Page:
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This review originally went live in 2014, and we're updating and republishing it to celebrate the game's arrival in Switch's Game Boy (Color) library via Nintendo Switch Online.

For whatever its name is worth, Mario Tennis doesn’t feature a lot of the red guy — at least at first. That may come as an initial disappointment to some who were drawn to the M-word. Now, if you came for the 'tennis' part, well, that’s a whole different story.

Mario Tennis will let you get into a game right off the ba—er, racket, if you wish, allowing a selection of courts and options for both singles and doubles play in Exhibition mode. A few Nintendo-character-based minigames are also available at your leisure and offer a good way to practice shots and reaction time.

The meat of the game, though, resides in the Mario Tour mode, placing you in the shoes of a promising new, non-Mario student at the Royal Tennis Academy. After choosing and naming a male or female character, then naming his or her roommate — and then after a rather long introduction for a portable title — you are free to engage in a variety of training games or take on opponents to move up the school’s ranks.

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Much like its club-based counterpart, Mario Golf, the game takes on an interesting RPG flavour in its treatment of building your character. Completing training challenges or earning victories in matches grant experience points that can be used to level up your own character or your roommate, who serves as partner in doubles matches. Each level gained comes with a chosen increase in one of four categories: Spin, Power, Control, and Speed. Each category contains its own stats that automatically rise with the category rank, but some consideration must be taken when choosing areas to strengthen.

Developer Camelot took a uniquely realistic approach towards balance here. Concentrating solely on power will come at the occasional cost of points in speed-related stats and vice versa. You may want to tip the scales, or you may want to spread points more evenly; the choice is yours.

Levels and stats do make a difference, as even some of the starting training exercises feel next to impossible without first powering up. Once the ball gets rolling, however, it only seems to pick up momentum, with more and more points coming in until your character becomes a powerhouse. It’s rewarding and addictive.

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The numbers have even more meaning since the controls for Mario Tennis are pleasingly responsive. Gaining levels isn’t compensation for a poor control scheme at all and feels very much like real physical improvement. Beginners will be able to pick up and play quickly, but there is plenty that can be learned in the form of different shots that depend on position, timing, and button combos. Picking these up will prove very helpful later on when the opponents start becoming less pushovers and more technically inclined.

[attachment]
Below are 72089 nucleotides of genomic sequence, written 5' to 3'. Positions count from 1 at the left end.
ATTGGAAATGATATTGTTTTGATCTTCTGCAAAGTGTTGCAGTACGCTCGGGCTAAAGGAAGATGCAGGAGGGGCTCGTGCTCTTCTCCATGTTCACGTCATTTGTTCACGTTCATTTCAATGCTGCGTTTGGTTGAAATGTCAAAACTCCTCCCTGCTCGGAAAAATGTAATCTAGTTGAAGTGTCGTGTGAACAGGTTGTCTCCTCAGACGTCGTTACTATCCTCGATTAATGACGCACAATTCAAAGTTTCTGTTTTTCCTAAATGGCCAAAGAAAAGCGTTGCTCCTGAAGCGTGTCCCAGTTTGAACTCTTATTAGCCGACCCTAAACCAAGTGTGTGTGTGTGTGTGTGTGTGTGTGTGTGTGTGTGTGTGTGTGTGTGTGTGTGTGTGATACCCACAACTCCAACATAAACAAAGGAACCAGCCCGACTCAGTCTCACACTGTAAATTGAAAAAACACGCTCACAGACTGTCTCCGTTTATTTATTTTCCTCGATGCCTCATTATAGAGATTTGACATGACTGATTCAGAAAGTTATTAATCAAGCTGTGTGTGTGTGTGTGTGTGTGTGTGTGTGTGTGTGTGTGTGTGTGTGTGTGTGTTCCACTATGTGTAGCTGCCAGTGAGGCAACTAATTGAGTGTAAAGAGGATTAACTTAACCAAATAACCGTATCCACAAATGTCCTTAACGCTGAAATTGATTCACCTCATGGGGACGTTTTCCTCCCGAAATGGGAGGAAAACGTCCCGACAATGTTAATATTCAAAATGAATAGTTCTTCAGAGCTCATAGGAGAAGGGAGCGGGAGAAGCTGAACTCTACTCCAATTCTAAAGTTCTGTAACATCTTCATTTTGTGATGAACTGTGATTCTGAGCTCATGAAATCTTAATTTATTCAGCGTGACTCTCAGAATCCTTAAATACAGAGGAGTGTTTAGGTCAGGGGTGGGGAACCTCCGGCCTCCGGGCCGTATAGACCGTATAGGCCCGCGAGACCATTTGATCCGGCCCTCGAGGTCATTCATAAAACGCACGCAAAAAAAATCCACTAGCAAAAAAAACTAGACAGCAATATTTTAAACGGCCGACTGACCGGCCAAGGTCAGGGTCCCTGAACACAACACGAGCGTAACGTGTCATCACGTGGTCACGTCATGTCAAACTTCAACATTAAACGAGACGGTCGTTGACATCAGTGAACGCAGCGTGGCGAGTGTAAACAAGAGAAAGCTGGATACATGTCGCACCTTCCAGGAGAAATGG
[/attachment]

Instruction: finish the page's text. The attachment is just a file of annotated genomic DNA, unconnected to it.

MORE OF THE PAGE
The AI of computer-controlled characters feels as well tuned as the controls, with opponents steadily putting up more of a fight as you progress up the single and doubles ladders, providing challenge while rarely feeling like cheaters. Even your doubles partner, if kept decently levelled up, will prove dependable to the point that they will feel worthy of your actual trust. You may even find yourself cheering for your computerised compadre after they smash it in to end a particularly exciting rally.

The old method of unlocking Mario characters through a copy of the N64 version of Mario Tennis and a Transfer Pak was kaput in the 3DS Virtual Console release, with no alternative presented, which meant those respective characters’ minigames also weren’t available. Fortunately, the Nintendo Switch Online version has them unlocked by default, so Bowser, Wario, Waluigi, and Yoshi are all accessible from the off. Mario and Peach will show up later on in the Mario Tour for your taking, and aside from them, you also have Luigi, Baby Mario, and Donkey Kong.

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Not that they're really necessary to enjoy this game. Mario Tennis feels like a full experience even without the star power. The academy and its non-Mario patrons have a character of their own, now even more endearing as time has given the Game Boy Colour title’s bright hues and pixelated look a certain retro hipness. The music adds to the charm with chiptunes that know when to be pleasant or rousing.


Mario Tennis still provides an amazingly tight and fun portable experience with a skillful shot system and an engaging RPG-like motif. This early handheld entry stands proud in the Mario sports series as a real winner; rewarding, with plenty of depth. And so what if the Mario-ness of it all doesn’t register too much? He’ll just have to make do with platforms, parties, golf, baseball, football, every Olympic sport...

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